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3.
  • Zhou, Bin, et al. (författare)
  • Worldwide trends in diabetes since 1980 : a pooled analysis of 751 population-based studies with 4.4 million participants
  • 2016
  • Ingår i: The Lancet. - 0140-6736. ; 387:10027, s. 1513-1530
  • Tidskriftsartikel (refereegranskat)abstract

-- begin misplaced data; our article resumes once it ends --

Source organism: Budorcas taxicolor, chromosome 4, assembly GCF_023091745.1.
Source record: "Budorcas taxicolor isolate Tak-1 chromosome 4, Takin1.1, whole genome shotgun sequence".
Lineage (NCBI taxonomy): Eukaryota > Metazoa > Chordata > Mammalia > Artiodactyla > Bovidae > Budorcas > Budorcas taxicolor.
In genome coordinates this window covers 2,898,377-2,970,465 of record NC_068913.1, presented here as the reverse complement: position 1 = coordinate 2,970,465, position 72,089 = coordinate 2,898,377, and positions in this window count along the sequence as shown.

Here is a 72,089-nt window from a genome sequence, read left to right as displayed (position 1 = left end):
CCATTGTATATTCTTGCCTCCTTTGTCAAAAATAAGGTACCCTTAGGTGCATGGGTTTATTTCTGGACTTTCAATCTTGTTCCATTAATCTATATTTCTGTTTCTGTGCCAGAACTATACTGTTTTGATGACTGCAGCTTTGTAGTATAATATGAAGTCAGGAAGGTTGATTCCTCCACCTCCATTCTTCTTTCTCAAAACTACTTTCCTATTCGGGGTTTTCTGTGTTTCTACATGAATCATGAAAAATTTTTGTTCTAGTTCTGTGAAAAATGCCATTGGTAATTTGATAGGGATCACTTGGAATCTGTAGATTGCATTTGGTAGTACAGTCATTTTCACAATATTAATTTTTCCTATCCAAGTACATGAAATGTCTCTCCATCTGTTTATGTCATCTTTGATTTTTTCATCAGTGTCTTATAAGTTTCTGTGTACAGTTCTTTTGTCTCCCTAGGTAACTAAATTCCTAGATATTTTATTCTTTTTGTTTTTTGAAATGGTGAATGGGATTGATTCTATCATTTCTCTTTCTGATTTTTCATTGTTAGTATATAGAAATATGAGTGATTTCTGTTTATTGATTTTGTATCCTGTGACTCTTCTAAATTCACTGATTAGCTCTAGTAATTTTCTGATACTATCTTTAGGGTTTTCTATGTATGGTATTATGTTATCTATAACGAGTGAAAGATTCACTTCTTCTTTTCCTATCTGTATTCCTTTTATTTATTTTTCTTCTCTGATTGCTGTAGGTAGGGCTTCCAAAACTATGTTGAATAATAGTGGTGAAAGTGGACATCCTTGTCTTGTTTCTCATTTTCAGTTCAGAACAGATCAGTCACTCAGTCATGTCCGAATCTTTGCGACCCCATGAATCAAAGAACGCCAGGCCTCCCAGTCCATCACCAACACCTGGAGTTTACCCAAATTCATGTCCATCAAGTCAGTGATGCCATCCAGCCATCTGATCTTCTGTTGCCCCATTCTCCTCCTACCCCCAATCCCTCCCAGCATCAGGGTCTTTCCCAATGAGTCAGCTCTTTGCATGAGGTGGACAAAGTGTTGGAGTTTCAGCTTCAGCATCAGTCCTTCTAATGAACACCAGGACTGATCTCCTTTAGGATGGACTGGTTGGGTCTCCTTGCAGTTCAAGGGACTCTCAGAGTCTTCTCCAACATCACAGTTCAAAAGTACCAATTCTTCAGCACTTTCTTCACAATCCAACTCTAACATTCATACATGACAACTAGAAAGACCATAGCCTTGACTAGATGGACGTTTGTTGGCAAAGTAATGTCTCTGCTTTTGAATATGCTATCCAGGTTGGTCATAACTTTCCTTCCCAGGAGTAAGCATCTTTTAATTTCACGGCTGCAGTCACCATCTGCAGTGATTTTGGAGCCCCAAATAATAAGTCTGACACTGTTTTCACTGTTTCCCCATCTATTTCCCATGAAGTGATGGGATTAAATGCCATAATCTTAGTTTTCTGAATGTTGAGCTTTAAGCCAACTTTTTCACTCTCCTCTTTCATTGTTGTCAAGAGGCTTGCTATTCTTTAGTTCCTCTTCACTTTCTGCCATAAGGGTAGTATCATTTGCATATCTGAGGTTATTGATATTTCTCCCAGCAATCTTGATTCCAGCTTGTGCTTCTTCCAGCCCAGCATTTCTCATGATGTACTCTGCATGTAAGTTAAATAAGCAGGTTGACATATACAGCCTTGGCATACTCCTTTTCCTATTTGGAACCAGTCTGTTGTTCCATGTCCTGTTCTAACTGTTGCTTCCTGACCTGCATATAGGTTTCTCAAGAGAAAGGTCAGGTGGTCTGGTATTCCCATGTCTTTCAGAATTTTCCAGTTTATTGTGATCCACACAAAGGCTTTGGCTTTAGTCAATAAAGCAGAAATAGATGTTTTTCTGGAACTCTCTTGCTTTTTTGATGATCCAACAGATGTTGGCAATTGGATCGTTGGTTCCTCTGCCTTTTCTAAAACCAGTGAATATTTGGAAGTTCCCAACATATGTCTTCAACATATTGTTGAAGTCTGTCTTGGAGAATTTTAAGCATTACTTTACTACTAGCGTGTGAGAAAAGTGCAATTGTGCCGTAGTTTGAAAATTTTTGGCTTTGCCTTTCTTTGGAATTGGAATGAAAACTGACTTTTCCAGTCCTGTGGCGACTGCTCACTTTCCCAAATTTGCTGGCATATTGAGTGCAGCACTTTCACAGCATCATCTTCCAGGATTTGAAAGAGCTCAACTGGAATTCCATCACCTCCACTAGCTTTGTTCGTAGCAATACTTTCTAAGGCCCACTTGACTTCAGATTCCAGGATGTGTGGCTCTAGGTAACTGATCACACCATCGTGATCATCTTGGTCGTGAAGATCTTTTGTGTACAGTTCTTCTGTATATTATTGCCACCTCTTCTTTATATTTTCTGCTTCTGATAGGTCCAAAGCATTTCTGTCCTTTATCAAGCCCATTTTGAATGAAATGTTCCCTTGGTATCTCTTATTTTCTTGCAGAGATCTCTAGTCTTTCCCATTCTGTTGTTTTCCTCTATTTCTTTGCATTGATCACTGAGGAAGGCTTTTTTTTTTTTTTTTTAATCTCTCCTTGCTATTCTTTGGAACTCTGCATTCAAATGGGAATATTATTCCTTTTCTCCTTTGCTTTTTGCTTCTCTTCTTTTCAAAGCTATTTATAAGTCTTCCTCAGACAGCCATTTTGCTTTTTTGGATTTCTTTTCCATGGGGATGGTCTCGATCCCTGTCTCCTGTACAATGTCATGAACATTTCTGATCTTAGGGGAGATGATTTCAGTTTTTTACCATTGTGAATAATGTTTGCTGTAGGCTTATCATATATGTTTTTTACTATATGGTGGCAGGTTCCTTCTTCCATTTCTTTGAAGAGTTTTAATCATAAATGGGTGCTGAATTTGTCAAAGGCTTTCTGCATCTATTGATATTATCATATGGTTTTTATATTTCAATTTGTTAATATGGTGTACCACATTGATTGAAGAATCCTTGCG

• Background One of the global targets for non-communicable diseases is to halt, by 2025, the rise in the age-standardised adult prevalence of diabetes at its 2010 levels. We aimed to estimate worldwide trends in diabetes, how likely it is for countries to achieve the global target, and how changes in prevalence, together with population growth and ageing, are affecting the number of adults with diabetes. Methods We pooled data from population-based studies that had collected data on diabetes through measurement of its biomarkers. We used a Bayesian hierarchical model to estimate trends in diabetes prevalence-defined as fasting plasma glucose of 7.0 mmol/L or higher, or history of diagnosis with diabetes, or use of insulin or oral hypoglycaemic drugs-in 200 countries and territories in 21 regions, by sex and from 1980 to 2014. We also calculated the posterior probability of meeting the global diabetes target if post-2000 trends continue. Findings We used data from 751 studies including 4 372 000 adults from 146 of the 200 countries we make estimates for. Global age-standardised diabetes prevalence increased from 4.3% (95% credible interval 2.4-7.0) in 1980 to 9.0% (7.2-11.1) in 2014 in men, and from 5.0% (2.9-7.9) to 7.9% (6.4-9.7) in women. The number of adults with diabetes in the world increased from 108 million in 1980 to 422 million in 2014 (28.5% due to the rise in prevalence, 39.7% due to population growth and ageing, and 31.8% due to interaction of these two factors). Age-standardised adult diabetes prevalence in 2014 was lowest in northwestern Europe, and highest in Polynesia and Micronesia, at nearly 25%, followed by Melanesia and the Middle East and north Africa. Between 1980 and 2014 there was little change in age-standardised diabetes prevalence in adult women in continental western Europe, although crude prevalence rose because of ageing of the population. By contrast, age-standardised adult prevalence rose by 15 percentage points in men and women in Polynesia and Micronesia. In 2014, American Samoa had the highest national prevalence of diabetes (>30% in both sexes), with age-standardised adult prevalence also higher than 25% in some other islands in Polynesia and Micronesia. If post-2000 trends continue, the probability of meeting the global target of halting the rise in the prevalence of diabetes by 2025 at the 2010 level worldwide is lower than 1% for men and is 1% for women. Only nine countries for men and 29 countries for women, mostly in western Europe, have a 50% or higher probability of meeting the global target. Interpretation Since 1980, age-standardised diabetes prevalence in adults has increased, or at best remained unchanged, in every country. Together with population growth and ageing, this rise has led to a near quadrupling of the number of adults with diabetes worldwide. The burden of diabetes, both in terms of prevalence and number of adults affected, has increased faster in low-income and middle-income countries than in high-income countries. Funding Wellcome Trust. Copyright (C) NCD Risk Factor Collaboration. Open Access article distributed under the terms of CC BY.